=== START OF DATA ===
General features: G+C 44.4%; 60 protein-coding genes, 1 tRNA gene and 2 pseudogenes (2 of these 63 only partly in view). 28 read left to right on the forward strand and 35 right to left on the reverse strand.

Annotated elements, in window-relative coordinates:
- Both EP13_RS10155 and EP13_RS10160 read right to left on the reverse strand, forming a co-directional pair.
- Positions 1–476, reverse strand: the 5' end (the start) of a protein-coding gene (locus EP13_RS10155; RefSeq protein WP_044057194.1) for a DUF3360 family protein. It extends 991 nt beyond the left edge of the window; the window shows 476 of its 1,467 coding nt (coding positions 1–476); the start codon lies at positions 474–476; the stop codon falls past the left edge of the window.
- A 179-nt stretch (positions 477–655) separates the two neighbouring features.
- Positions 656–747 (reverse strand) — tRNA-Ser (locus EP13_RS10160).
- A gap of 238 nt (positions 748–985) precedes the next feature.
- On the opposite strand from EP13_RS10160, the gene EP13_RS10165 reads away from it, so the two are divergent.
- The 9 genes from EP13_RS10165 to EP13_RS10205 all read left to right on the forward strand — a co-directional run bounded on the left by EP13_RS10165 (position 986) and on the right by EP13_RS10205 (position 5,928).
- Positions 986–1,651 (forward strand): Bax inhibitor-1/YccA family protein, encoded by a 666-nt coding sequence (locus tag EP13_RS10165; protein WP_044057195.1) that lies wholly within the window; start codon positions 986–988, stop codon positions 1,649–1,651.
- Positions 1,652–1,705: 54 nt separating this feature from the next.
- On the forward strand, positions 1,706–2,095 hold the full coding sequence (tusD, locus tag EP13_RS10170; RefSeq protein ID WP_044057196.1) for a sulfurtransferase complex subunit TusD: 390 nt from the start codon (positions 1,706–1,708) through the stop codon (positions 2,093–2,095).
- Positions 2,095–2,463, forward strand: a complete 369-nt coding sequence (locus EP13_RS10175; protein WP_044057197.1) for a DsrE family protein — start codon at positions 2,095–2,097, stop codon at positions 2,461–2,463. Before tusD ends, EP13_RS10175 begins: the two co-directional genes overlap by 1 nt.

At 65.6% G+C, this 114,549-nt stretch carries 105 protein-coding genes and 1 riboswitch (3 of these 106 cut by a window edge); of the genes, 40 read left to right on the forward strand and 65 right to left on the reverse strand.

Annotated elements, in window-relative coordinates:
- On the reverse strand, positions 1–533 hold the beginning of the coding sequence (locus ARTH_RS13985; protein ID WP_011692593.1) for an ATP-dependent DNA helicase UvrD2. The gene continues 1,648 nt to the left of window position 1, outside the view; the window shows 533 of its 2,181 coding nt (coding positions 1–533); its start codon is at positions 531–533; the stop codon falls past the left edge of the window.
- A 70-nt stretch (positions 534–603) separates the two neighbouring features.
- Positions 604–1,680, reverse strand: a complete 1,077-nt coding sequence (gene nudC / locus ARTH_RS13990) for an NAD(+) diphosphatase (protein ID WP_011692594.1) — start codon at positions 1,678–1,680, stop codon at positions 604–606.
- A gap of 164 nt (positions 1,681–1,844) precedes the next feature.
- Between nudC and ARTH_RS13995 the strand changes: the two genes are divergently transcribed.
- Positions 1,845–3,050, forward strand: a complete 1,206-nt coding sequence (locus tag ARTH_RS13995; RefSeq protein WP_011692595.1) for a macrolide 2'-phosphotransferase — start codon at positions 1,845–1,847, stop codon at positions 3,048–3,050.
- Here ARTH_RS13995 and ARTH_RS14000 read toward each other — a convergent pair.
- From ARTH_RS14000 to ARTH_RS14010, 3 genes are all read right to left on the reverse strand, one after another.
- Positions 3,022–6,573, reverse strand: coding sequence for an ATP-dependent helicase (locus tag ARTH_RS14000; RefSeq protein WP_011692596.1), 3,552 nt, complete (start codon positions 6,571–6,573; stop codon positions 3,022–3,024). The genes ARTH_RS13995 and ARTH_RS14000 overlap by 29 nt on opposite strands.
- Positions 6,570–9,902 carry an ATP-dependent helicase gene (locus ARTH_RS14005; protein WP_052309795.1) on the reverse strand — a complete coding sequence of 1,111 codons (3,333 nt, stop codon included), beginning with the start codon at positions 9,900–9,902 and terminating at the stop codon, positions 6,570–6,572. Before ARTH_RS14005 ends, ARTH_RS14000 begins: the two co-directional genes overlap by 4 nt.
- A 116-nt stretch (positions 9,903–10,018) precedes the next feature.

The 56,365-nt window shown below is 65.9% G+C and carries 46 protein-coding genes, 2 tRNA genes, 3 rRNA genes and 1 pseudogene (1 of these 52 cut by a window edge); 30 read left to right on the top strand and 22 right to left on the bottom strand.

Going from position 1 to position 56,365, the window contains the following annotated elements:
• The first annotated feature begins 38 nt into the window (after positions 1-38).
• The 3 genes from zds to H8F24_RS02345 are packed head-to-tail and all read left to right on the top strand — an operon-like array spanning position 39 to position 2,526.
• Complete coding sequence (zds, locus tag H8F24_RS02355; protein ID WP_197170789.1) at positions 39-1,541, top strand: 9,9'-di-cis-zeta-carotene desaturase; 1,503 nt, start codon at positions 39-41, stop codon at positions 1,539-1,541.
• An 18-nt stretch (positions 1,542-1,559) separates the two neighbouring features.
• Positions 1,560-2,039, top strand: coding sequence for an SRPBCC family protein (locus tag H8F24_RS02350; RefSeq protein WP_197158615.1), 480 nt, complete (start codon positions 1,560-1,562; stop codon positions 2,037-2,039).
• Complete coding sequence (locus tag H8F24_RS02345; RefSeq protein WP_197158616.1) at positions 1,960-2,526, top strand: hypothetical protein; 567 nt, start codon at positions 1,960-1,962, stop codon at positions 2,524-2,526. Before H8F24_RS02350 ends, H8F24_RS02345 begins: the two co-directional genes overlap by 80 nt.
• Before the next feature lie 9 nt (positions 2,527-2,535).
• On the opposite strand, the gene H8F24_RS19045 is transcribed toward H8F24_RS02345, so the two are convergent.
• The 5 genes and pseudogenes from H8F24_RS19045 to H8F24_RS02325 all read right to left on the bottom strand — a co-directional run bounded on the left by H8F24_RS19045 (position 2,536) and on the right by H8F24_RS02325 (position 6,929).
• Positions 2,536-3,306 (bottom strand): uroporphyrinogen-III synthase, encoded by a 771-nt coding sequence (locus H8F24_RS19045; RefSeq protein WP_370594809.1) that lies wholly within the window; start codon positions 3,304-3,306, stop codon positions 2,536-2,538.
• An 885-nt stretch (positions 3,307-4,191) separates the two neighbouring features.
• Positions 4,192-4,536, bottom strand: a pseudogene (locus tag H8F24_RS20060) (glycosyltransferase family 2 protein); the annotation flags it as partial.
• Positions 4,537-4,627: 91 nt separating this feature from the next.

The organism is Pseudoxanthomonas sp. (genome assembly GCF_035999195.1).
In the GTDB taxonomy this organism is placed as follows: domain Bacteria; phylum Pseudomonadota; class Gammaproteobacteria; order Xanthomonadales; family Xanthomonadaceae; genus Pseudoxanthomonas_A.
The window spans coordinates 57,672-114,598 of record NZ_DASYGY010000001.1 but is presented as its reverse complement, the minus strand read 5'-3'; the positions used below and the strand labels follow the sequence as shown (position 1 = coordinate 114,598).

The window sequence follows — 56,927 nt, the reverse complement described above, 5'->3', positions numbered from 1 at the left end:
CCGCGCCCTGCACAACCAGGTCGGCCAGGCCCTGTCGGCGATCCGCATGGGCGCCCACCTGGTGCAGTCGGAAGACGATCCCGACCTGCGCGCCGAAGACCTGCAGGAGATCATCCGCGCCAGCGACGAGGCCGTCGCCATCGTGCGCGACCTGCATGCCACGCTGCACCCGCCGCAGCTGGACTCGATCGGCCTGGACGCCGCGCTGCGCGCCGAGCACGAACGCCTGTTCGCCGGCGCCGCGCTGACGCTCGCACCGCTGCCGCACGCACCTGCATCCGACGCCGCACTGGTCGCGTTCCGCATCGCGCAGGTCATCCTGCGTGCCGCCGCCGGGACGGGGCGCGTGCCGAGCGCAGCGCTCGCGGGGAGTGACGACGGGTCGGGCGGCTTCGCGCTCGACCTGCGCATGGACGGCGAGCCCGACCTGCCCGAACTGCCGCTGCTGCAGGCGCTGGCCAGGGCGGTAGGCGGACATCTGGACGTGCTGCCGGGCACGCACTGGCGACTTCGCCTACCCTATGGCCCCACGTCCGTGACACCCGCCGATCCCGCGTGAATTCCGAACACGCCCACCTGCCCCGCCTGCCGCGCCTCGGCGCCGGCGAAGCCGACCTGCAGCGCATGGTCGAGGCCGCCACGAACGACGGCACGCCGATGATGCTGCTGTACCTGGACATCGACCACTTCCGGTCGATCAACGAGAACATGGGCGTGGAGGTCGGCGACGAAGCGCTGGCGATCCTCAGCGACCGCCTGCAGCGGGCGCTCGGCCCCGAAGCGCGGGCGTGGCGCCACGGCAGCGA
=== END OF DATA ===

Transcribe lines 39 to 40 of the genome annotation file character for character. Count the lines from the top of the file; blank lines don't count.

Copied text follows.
• An 885-nt stretch (positions 3,307-4,191) separates the two neighbouring features.
• Positions 4,192-4,536, bottom strand: a pseudogene (locus tag H8F24_RS20060) (glycosyltransferase family 2 protein); the annotation flags it as partial.